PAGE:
You spent countless hours on your tractor. You sprayed off the existing plant growth, disked the soil into a nice, loose, fluffy texture and spread and buried your seeds. By the time you added all of the expenses together, you figured you had nearly a thousand dollars in your food plots.
Now look at them. What started out as blankets of lush, green clover, beans and other plot plants are now little more than weed-choked fields. Everything from annual and perennial grasses like fescue and Bermuda grass to a variety of broadleaf weeds are swallowing all that money and effort. Those weeds aren’t just taking up valuable space, they are robbing your plot plants of moisture, nutrients and sunlight.
Don’t fret. There is hope even for the most weed-ridden food plots.
Get A Jump On Weeds
You can have more success controlling unwanted plants if you take a few thoughtful steps before you plant the first seed. Proper site preparation is one of the most important steps in controlling future weeds, says Whitetail Institute Vice-President Steve Scott.
“Spray the area with a non-selective herbicide like Roundup at least two weeks before you plant,” he says. “If you can, start well before that and undergo a spray, disk, spray, disk routine to kill any new weeds that sprout after you’ve disked. The more time you prepare in advance, the more weeds you can kill before you plant your food plot seeds.”
Starting a new plot well in advance also gives the roots of dead weeds time to loosen. That makes disking easier and produces a nicer seed bed. More importantly, multiple disking and spraying cycles will knock back a huge amount of weed growth before you plant by killing each new round of growth. Spray the area, let it die and then disk it. Wait until a rain or two generates new weeds and then spray them. Disk again, wait a few weeks and spray the next round of weeds. After a couple of cycles, you will have eliminated a large portion of the existing weed seeds.
Before you start preparing a plot site you should have given careful consideration to the site itself. Is it suitable for the seeds you want to plant? Some plants — clover, for instance — don’t do very well in soil that doesn’t hold moisture.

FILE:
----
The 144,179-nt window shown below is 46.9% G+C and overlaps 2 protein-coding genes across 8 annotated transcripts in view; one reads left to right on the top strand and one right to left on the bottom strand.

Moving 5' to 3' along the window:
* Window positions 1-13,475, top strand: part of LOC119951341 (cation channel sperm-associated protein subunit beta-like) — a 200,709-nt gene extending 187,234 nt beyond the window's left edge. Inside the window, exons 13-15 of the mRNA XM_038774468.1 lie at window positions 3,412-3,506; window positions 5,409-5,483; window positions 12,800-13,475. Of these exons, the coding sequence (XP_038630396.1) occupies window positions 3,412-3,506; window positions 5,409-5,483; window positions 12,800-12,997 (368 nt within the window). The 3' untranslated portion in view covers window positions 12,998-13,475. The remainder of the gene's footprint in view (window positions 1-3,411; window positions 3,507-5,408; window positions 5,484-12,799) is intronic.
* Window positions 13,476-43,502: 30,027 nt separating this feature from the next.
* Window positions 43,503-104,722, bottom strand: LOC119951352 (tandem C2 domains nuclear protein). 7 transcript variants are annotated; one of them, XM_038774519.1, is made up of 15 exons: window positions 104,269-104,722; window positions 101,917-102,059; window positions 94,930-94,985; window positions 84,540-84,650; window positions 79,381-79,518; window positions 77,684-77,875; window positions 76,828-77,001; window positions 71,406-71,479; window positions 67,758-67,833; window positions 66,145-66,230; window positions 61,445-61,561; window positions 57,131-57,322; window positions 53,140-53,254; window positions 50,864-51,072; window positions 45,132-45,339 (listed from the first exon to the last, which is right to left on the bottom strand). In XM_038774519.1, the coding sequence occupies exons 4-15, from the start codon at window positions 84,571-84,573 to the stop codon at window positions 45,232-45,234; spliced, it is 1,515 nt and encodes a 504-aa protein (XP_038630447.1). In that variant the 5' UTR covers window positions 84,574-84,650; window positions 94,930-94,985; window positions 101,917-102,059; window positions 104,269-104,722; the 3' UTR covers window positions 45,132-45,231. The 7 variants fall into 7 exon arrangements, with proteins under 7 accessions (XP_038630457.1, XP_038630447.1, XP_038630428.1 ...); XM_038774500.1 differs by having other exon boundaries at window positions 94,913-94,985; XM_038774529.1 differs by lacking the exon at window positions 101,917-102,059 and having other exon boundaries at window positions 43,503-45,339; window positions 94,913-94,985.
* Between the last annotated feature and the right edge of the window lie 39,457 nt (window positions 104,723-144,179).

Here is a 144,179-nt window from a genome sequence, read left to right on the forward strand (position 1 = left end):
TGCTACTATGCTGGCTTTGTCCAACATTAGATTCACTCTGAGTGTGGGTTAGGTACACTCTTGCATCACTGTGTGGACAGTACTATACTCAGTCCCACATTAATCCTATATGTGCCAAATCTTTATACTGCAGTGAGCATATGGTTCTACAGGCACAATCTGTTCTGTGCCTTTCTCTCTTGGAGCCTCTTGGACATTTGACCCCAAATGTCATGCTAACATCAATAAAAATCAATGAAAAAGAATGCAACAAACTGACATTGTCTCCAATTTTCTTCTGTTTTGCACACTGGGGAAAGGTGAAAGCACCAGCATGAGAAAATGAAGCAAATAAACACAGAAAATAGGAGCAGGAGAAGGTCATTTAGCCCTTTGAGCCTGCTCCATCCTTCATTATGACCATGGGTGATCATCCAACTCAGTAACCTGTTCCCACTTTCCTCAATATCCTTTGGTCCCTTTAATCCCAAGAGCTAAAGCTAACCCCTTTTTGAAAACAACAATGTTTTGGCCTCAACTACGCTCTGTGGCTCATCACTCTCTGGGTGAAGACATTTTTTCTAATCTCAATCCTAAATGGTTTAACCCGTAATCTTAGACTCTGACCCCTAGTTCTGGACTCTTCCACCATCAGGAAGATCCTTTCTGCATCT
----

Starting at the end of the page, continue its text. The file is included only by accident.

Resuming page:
“If you use the wrong plant in the wrong location, you automatically give the weeds a head start,” Scott says. “They are opportunistic and will grow when other plants won’t. For that same reason, it’s also a great idea to conduct a soil test and properly amend the ground with the right pH and nutrient levels. Again, weeds will take over if the plot plants are struggling.”
Weeds are inevitable, no matter how far in advance you prep the plot site. Some weed seeds can lay dormant in the soil for decades, sprouting only when they are subject to the ideal soil temperature and moisture level. Disking can bring those seeds up to the surface.
Even if you don’t disk, there will always be at least some weed seeds in your plots waiting to pounce. They can arrive on the wisp of a breeze, birds can carry them in or they might hitch a ride on your tractor or equipment. That’s why you’ll need to be prepared to jump on the weeds before they swallow your plots. Herbicides are a critical tool in the weed war. It’s virtually impossible to win without them.
Weed seeds will sprout about the same time your plot seeds sprout. Don’t worry — at least not yet. Although they will compete for nutrients and moisture, young weeds are not a major threat.
“You want to avoid spraying when plants are real young,” Scott says. “The chemicals could hurt the good plants.”
However, once your plot plants grow to about 3 or 4 inches, it’s time to treat them with a herbicide. Before you mix the first tank, make certain you read the label. It will not only tell you how much to use for specific plant varieties and plant ages, but it will also offer guidance on safe handling procedures and other precautionary items. Scott insists that whatever you do, don’t use the “glug” method.